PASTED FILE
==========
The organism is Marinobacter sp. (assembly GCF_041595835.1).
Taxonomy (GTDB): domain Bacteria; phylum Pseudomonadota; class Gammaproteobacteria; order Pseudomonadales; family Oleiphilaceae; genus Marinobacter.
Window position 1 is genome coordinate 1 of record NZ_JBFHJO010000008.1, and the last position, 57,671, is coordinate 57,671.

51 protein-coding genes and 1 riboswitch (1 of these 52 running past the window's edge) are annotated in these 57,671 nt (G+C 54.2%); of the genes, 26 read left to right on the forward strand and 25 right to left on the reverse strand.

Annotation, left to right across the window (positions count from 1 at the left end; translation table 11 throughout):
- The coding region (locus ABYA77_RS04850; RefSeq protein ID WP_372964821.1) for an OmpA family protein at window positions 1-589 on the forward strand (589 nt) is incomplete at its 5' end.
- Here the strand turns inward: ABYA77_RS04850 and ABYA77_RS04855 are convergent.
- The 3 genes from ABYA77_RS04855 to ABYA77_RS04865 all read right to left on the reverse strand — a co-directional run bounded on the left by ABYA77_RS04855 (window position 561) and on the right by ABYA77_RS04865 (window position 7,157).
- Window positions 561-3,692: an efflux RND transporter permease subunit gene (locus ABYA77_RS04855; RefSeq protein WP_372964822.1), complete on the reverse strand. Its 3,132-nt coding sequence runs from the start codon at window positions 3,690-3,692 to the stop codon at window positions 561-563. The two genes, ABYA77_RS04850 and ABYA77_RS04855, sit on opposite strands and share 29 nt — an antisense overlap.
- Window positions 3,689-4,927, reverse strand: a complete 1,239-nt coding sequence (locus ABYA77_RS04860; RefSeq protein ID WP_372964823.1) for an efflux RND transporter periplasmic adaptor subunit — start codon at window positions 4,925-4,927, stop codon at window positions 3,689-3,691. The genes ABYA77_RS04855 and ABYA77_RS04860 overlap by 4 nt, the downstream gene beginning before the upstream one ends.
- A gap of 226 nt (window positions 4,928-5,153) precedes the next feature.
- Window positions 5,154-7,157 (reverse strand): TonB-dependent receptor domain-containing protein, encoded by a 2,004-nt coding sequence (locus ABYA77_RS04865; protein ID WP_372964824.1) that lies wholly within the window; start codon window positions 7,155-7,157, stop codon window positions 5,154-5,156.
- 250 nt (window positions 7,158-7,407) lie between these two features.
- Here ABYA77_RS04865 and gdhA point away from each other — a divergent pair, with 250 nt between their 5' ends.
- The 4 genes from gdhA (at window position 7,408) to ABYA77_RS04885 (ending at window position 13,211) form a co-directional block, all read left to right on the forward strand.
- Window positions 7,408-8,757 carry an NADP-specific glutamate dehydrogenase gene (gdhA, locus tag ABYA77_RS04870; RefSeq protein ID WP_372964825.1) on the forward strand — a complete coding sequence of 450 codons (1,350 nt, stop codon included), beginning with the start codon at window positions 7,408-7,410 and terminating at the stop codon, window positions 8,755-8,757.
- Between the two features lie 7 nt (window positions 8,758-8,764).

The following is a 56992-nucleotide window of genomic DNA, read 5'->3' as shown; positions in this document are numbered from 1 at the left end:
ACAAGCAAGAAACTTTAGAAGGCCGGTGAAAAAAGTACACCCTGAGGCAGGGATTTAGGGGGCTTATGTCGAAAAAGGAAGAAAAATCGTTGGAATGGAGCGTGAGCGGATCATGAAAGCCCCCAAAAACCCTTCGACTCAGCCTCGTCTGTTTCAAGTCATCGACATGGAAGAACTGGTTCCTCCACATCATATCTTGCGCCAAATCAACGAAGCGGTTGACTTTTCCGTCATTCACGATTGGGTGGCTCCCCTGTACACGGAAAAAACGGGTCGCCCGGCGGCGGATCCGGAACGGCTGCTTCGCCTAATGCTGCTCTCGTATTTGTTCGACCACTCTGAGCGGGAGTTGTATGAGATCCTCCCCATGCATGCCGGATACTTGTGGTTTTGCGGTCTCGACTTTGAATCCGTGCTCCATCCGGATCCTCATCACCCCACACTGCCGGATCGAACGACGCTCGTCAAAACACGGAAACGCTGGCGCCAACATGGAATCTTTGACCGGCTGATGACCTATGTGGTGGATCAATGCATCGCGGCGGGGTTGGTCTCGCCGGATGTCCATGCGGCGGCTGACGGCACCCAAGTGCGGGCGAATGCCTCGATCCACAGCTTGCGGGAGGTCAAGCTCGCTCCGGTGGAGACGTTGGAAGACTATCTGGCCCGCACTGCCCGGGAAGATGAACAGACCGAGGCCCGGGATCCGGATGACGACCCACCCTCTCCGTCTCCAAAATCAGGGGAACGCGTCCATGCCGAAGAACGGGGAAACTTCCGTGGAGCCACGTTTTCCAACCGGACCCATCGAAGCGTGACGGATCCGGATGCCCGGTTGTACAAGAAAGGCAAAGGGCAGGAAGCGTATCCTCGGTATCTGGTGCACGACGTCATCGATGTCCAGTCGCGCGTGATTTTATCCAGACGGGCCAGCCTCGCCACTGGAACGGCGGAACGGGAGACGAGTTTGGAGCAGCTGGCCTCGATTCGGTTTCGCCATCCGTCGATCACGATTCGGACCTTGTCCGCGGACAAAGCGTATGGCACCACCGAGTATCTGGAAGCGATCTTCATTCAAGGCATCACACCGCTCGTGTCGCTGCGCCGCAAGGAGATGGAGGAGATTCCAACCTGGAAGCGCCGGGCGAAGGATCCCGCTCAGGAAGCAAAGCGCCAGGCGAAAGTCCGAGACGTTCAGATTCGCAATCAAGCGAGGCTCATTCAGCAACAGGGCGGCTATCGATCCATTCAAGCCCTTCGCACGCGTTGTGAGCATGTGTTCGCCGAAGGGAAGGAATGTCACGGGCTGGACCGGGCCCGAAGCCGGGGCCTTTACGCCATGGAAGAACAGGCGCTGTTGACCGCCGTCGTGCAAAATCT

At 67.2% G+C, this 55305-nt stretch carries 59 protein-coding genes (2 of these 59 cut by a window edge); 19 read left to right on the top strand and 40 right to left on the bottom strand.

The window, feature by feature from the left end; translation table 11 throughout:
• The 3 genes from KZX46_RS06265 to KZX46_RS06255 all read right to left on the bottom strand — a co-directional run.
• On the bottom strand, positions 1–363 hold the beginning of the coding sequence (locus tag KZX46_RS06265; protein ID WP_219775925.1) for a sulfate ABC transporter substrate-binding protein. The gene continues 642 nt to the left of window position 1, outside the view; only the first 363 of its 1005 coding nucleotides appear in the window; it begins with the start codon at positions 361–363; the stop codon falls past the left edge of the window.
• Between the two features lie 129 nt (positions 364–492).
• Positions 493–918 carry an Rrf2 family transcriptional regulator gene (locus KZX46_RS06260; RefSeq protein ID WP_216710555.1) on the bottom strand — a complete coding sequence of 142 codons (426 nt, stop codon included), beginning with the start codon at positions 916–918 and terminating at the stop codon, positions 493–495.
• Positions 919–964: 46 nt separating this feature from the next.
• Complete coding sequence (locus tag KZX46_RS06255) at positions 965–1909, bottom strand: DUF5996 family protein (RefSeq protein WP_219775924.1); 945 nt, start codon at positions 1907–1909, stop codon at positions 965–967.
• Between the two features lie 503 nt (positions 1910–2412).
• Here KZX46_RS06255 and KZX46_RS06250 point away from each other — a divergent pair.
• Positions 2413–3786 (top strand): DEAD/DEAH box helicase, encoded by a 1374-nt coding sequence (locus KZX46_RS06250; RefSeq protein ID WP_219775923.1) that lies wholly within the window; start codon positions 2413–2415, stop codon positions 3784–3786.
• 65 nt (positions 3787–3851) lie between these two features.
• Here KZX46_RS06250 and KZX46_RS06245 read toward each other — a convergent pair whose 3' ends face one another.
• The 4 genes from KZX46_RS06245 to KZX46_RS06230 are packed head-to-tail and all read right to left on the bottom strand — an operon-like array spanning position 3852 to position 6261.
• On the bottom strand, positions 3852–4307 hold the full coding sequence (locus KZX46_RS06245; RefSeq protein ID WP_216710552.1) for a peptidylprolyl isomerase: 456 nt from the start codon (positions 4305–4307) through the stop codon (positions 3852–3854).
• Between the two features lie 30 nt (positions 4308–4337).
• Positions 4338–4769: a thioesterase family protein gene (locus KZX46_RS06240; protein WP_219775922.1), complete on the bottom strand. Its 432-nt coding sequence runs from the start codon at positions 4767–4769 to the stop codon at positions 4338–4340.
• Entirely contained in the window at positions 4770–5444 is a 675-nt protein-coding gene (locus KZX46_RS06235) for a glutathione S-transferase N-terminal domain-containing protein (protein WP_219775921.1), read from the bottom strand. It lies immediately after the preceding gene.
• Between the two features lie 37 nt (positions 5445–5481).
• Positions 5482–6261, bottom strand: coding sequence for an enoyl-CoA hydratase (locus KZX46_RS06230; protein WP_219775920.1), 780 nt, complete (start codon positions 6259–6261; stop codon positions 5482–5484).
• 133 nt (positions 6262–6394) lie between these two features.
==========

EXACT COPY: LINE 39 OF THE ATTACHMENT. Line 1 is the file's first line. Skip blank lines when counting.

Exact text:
• Positions 5482–6261, bottom strand: coding sequence for an enoyl-CoA hydratase (locus KZX46_RS06230; protein WP_219775920.1), 780 nt, complete (start codon positions 6259–6261; stop codon positions 5482–5484).